Today’s Solutions: October 19, 2021

From meat to milk to chocolate, lab-grown products have increased in popularity in recent years, as people look for alternatives with a minimal impact on the environment as well as the welfare of workers and animals. Now, coffee is about to join in on the lab-grown movement thanks to Finnish researchers who are working to grow coffee from plant cells in bioreactors.

As mountains in places like Colombia get hotter as a result of climate change, the amount of land that’s suitable to grow high-quality coffee is getting smaller. That’s exactly what has driven a Finnish lab more than 5,000 miles from Colombia to try to create an alternative.

“Conventional coffee production is notoriously associated with several problematic issues, such as unsustainable farming methods, exploitation, and land rights,” says Heiko Rischer, a lead researcher at VTT Technical Research Centre of Finland, the state-owned organization behind the project. “Growing demand and climate change add to the problems.”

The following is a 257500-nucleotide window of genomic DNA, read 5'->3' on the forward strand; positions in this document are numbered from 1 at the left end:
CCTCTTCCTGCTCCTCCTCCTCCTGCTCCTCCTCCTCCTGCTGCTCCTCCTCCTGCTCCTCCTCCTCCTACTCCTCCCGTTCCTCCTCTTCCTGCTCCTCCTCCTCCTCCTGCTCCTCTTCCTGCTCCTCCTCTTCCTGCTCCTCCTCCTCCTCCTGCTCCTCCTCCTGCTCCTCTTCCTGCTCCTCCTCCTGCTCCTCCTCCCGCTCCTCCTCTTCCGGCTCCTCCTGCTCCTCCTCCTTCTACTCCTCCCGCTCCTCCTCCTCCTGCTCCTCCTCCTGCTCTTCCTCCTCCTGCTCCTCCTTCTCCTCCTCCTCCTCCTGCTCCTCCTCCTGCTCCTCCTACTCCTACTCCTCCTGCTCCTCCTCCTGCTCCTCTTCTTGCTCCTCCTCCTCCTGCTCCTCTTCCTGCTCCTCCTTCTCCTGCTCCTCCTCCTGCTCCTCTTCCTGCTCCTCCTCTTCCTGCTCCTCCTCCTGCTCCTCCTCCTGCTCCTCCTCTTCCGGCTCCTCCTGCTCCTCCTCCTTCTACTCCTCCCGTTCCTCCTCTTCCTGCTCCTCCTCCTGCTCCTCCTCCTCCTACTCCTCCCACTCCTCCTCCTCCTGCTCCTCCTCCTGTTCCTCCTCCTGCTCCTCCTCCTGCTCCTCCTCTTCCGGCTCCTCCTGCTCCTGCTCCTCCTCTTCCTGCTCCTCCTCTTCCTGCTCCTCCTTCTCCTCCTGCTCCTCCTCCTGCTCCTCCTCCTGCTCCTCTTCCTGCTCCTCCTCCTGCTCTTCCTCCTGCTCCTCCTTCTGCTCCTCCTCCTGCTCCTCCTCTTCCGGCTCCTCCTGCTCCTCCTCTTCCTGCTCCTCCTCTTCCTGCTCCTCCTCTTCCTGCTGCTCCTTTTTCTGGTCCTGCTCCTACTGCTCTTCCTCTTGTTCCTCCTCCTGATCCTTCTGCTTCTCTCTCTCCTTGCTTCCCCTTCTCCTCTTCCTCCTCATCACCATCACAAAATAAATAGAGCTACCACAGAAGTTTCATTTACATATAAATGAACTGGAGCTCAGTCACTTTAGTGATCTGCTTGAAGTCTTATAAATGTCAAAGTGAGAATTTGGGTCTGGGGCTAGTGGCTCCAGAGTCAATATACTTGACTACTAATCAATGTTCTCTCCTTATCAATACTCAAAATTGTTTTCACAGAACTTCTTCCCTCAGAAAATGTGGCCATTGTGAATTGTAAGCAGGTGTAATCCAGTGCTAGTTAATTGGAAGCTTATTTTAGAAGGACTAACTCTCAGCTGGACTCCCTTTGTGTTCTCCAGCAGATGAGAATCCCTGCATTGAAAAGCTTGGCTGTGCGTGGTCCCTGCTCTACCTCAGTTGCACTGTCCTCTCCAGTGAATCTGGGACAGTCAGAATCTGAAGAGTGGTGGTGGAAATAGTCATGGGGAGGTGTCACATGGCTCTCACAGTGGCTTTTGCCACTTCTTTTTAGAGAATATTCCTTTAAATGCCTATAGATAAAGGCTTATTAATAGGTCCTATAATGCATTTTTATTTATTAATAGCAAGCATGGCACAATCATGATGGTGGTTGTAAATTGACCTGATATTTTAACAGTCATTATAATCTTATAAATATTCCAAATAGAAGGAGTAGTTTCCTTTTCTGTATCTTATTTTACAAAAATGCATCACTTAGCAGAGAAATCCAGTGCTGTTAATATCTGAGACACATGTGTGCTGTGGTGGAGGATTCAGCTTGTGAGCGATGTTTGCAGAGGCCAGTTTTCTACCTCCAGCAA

To make the coffee, the researchers are following a process similar to that of lab-grown meat. Coffee plants are cultured in the lab and then placed in bioreactors, where they grow in a nutrient-filled medium.

Growing coffee, however, is slightly easier than something like beef. “The nutrient media for plant-cell cultures are much less complex, i.e., cheaper, than those for animal cells,” Rischer explains. “Scaling up is also easier because plant cells grow freely, suspended in the medium, while animal cells grow attached to surfaces.”

The end product is whitish biomass that’s dried into a powder, then roasted to a dark brown color much like actual coffee grounds. According to the team, who recently brewed their first cup of lab-grown coffee, the brew tastes and smells like the real thing. What’s more, they say it’s also possible to make different varieties.

Next, the lab plans to partner up with companies to commercialize the new process. High-quality coffee from places like Ethiopia, Costa Rica, and Brazil isn’t likely to disappear. But as demand for coffee is on the rise, cell-based coffee could be one way to minimize the industry’s impact — while enabling places like Finland, which can’t naturally grow coffee, to have a local coffee supply.

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